Brave people roll up their sleeves and clench their teeth. They’re ready to fight—fight the coronavirus, that is. They’re the first humans to try out an experimental vaccine that could take on the new and dangerous virus that’s sweeping the world. Healthy volunteers in Seattle, Washington, are getting shots to see if the potential COVID-19 vaccine works.
Study participant Jennifer Haller waited to get an injection. “Everybody is feeling so helpless right now, and I’ve realized that there was something that I could do to help.”
Dr. Lisa Jackson is the Kaiser Permanente company’s lead investigator on the study. “We are conducting the first test of the first vaccine against the new coronavirus that has made it this far to be eligible for testing in humans. So we’re getting the first information possible about something that could potentially help in the future.”
She reassures, “There’s no chance of getting coronavirus from the vaccine. The vaccine is not made from the virus. It does not have any part of the virus. It includes a genetic code that instructs the cells in the body to make a protein that the virus has in order to induce an immune response against that protein.”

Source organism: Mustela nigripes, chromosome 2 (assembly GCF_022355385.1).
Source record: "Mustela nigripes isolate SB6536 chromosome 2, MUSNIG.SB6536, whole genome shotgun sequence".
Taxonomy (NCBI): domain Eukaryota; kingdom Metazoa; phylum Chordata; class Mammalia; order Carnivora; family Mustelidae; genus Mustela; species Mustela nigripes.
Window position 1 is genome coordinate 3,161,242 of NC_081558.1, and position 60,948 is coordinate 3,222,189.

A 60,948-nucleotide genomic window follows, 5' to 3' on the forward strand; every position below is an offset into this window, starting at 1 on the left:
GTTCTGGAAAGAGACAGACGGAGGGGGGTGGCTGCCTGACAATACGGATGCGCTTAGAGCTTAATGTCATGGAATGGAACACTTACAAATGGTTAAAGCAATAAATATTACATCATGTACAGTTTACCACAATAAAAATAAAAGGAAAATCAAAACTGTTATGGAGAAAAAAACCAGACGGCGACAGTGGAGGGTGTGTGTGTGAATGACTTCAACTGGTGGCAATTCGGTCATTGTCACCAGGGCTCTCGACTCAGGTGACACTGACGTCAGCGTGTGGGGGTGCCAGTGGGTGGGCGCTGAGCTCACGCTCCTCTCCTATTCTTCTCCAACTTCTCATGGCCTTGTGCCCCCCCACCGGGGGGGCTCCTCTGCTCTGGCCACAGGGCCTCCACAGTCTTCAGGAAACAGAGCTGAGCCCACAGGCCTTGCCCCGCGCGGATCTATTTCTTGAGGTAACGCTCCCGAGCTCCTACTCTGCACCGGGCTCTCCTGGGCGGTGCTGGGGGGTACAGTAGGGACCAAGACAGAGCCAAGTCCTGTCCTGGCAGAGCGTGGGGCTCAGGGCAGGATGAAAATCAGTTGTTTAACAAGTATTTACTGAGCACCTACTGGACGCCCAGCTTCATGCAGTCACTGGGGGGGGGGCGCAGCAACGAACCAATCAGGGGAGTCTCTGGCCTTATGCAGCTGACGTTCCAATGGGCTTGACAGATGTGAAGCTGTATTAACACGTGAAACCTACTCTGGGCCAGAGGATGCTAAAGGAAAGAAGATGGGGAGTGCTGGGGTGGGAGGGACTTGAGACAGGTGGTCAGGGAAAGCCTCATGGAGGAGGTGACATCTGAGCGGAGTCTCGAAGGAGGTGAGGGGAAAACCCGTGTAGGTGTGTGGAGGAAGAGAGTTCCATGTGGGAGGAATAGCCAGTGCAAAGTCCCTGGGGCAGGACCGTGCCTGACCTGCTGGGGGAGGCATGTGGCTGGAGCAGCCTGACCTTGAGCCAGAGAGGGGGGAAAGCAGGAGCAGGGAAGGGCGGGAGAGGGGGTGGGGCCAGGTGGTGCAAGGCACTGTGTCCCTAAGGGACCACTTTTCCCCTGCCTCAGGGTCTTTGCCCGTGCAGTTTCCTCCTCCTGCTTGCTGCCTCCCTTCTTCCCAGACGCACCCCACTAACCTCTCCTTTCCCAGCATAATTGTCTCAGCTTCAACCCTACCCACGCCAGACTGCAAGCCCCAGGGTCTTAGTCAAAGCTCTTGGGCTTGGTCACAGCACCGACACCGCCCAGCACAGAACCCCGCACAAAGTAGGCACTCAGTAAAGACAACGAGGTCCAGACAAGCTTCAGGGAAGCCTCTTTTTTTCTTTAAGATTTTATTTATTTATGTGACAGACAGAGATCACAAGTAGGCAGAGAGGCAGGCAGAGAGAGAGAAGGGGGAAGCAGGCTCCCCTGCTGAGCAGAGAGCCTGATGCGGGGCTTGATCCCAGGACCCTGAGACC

“About 45 people will get the vaccine. And we’ll closely follow them throughout their 13 months of being in the study and look for reactions to the vaccine, as well as any other health events that they might have during that period.”
“Going from not even knowing that this virus was out there, which we then identified it as being the cause of infection in China in January, to having a vaccine that we can actually initiate a clinical trial in about two months is unprecedented.”
Jennifer Haller says before leaving the clinic, “I hope that we get to a working vaccine quickly and that we can save lives.”
The Seattle experiment is one of several worldwide efforts testing potential COVID-19 vaccines. Even if the research goes well, experts say a vaccine would not be available for widespread use for 12 to 18 months.
We put our hope in the Lord. He is our help and our shield. — Psalm 33:20
(Jennifer Haller poses at home after becoming the first person to receive a test shot of a potential vaccine for COVID-19, Monday, March 16, 2020, in Seattle, Washington. AP Photo/Ted S. Warren)